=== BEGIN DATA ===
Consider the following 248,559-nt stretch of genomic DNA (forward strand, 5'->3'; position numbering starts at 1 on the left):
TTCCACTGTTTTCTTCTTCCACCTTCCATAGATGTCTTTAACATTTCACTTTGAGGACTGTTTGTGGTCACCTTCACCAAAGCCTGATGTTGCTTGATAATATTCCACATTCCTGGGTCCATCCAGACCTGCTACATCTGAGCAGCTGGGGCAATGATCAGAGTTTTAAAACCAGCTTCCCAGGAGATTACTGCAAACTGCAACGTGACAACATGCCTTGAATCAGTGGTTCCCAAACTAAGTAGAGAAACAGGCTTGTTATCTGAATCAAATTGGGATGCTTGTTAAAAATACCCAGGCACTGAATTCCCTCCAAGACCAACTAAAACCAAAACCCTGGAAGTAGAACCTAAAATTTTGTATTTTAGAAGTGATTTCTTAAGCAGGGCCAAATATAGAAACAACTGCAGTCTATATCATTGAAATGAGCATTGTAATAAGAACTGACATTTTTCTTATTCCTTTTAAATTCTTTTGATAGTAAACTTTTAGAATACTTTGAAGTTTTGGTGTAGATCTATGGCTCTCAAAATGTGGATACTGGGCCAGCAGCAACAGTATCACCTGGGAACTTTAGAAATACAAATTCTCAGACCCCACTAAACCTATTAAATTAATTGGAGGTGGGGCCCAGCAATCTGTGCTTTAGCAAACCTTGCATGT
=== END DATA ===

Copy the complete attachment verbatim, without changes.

Consider the following 248,559-nt stretch of genomic DNA (forward strand, 5'->3'; position numbering starts at 1 on the left):
TTCCACTGTTTTCTTCTTCCACCTTCCATAGATGTCTTTAACATTTCACTTTGAGGACTGTTTGTGGTCACCTTCACCAAAGCCTGATGTTGCTTGATAATATTCCACATTCCTGGGTCCATCCAGACCTGCTACATCTGAGCAGCTGGGGCAATGATCAGAGTTTTAAAACCAGCTTCCCAGGAGATTACTGCAAACTGCAACGTGACAACATGCCTTGAATCAGTGGTTCCCAAACTAAGTAGAGAAACAGGCTTGTTATCTGAATCAAATTGGGATGCTTGTTAAAAATACCCAGGCACTGAATTCCCTCCAAGACCAACTAAAACCAAAACCCTGGAAGTAGAACCTAAAATTTTGTATTTTAGAAGTGATTTCTTAAGCAGGGCCAAATATAGAAACAACTGCAGTCTATATCATTGAAATGAGCATTGTAATAAGAACTGACATTTTTCTTATTCCTTTTAAATTCTTTTGATAGTAAACTTTTAGAATACTTTGAAGTTTTGGTGTAGATCTATGGCTCTCAAAATGTGGATACTGGGCCAGCAGCAACAGTATCACCTGGGAACTTTAGAAATACAAATTCTCAGACCCCACTAAACCTATTAAATTAATTGGAGGTGGGGCCCAGCAATCTGTGCTTTAGCAAACCTTGCATGT